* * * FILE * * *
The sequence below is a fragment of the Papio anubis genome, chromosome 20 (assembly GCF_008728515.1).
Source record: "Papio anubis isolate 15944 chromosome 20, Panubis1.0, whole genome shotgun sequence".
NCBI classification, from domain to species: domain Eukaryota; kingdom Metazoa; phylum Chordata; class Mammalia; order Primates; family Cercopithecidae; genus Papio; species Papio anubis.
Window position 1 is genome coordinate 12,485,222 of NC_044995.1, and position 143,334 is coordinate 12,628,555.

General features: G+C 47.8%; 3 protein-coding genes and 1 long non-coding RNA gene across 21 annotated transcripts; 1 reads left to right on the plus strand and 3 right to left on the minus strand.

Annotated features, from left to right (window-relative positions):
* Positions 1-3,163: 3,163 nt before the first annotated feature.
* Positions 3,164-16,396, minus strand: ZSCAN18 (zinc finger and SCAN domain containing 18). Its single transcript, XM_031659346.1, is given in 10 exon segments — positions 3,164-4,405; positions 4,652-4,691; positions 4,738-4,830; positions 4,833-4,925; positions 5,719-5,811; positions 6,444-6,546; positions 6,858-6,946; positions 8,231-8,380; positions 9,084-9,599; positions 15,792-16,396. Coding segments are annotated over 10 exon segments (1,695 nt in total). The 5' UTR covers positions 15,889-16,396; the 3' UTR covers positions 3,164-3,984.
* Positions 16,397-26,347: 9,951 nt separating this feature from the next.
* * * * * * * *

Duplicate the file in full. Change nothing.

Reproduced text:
The sequence below is a fragment of the Papio anubis genome, chromosome 20 (assembly GCF_008728515.1).
Source record: "Papio anubis isolate 15944 chromosome 20, Panubis1.0, whole genome shotgun sequence".
NCBI classification, from domain to species: domain Eukaryota; kingdom Metazoa; phylum Chordata; class Mammalia; order Primates; family Cercopithecidae; genus Papio; species Papio anubis.
Window position 1 is genome coordinate 12,485,222 of NC_044995.1, and position 143,334 is coordinate 12,628,555.

General features: G+C 47.8%; 3 protein-coding genes and 1 long non-coding RNA gene across 21 annotated transcripts; 1 reads left to right on the plus strand and 3 right to left on the minus strand.

Annotated features, from left to right (window-relative positions):
* Positions 1-3,163: 3,163 nt before the first annotated feature.
* Positions 3,164-16,396, minus strand: ZSCAN18 (zinc finger and SCAN domain containing 18). Its single transcript, XM_031659346.1, is given in 10 exon segments — positions 3,164-4,405; positions 4,652-4,691; positions 4,738-4,830; positions 4,833-4,925; positions 5,719-5,811; positions 6,444-6,546; positions 6,858-6,946; positions 8,231-8,380; positions 9,084-9,599; positions 15,792-16,396. Coding segments are annotated over 10 exon segments (1,695 nt in total). The 5' UTR covers positions 15,889-16,396; the 3' UTR covers positions 3,164-3,984.
* Positions 16,397-26,347: 9,951 nt separating this feature from the next.